Cars drove with painful slowness up and down the wide boulevard ahead. From his well-placed vantage point Argyll could see everything but, apart from himself, there was not another living person visible.

Not that he was paying much attention to the street, the weather or even the palm trees. Life in general was much more on his mind, and beginning to get him down a bit. Success; that was what his presence on the lump of marble signified, and a very mixed blessing it was proving to be. He did his best to look on the bright side; he had, after all, just successfully unloaded a Titian for a client on to the museum behind him for an outrageous sum of money, of which he (or rather his employer) would collect 8.25 per cent. Better still, he had done almost nothing whatever to earn it. A man called Langton had turned up in Rome and said he wanted to buy. Simple as that. Apparently the Moresby considered itself a little short on sixteenth-century Venetian and wanted something by Titian to reinforce its credentials.

Argyll, quick on his feet for about the first time in his professional life, asked for a grossly inflated sum to start off the bargaining. To his immense astonishment, this Langton man had squinted, nodded and said, “Fine. Cheap at the price.” More money than sense, evidently, but who was Argyll to complain? Not even any haggling. Pleased though he was, he still felt slightly let down. People should bargain; it was only proper.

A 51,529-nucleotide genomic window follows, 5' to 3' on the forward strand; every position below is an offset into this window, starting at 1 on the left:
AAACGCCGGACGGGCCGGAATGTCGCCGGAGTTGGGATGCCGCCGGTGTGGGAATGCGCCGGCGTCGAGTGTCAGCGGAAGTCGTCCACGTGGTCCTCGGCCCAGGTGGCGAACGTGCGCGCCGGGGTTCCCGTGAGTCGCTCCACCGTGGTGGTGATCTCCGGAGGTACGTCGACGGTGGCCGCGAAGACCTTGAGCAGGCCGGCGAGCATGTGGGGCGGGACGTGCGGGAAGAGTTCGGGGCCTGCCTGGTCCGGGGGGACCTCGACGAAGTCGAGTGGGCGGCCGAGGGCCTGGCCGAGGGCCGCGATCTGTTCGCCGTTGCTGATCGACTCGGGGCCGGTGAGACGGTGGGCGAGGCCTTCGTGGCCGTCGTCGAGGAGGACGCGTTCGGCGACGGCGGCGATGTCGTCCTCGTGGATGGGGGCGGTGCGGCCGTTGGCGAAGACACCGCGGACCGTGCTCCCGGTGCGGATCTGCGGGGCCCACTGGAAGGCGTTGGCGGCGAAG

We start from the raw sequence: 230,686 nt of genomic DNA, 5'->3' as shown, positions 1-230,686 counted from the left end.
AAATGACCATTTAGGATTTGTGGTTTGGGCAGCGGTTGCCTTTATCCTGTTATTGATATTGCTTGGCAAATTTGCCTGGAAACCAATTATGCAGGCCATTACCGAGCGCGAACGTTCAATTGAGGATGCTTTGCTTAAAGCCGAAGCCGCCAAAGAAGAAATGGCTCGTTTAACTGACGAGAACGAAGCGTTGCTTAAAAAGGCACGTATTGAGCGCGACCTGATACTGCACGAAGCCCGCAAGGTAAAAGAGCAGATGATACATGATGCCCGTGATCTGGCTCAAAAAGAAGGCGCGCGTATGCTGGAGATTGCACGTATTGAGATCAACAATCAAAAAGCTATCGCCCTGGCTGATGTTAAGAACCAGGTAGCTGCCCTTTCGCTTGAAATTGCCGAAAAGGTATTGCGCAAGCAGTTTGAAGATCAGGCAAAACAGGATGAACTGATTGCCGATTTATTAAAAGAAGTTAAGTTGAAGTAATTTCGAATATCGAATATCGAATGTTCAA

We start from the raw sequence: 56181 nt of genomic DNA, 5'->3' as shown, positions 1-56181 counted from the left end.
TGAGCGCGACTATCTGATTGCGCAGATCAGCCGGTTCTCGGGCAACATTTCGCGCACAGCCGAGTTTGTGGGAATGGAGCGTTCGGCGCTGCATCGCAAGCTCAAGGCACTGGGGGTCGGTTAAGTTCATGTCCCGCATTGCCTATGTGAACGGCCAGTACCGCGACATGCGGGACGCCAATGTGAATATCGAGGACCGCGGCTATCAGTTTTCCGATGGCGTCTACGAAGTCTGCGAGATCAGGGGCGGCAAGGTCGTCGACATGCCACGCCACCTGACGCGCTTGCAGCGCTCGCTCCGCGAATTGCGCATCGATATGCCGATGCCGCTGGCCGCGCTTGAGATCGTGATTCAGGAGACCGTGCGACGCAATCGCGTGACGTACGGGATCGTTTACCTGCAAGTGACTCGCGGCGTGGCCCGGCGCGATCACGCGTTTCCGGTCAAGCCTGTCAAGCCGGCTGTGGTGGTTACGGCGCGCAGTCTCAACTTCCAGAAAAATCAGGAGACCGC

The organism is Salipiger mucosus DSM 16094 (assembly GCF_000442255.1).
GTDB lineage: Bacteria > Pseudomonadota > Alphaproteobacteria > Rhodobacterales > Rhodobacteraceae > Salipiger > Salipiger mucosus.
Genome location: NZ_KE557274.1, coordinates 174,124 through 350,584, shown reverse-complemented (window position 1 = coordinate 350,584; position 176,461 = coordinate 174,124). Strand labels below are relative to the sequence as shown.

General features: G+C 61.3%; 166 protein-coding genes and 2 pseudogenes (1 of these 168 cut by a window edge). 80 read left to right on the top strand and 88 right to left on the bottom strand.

The whole sale went through at such lightning speed he was left breathless. Within two days a contract had turned up. All the normal business of examining and testing and humming and hawing was dispensed with. However, one of the terms of the sale was that the picture should be delivered to the museum free of charge, and that Argyll should be on hand to witness the authentication process - provenance checking, scientific tests, and so on - with museum staff. If there was any dissatisfaction, he would have to take the thing back. More to the point, it was strict payment on delivery — or rather acceptance.

As a point of principle he had protested about this, making vague complaints about honour and gentlemen and the like. No deal. The terms were invariable and set by the owner who, in forty years of collecting, had learnt not to trust an art dealer further than he could throw one. In his heart, Argyll sympathised. Besides, the important thing was to get his hands on the cheque. Essentially, he would have dressed up in Greek national costume and sung sea shanties in a public place if that was what they wanted. Times were hard in the art business.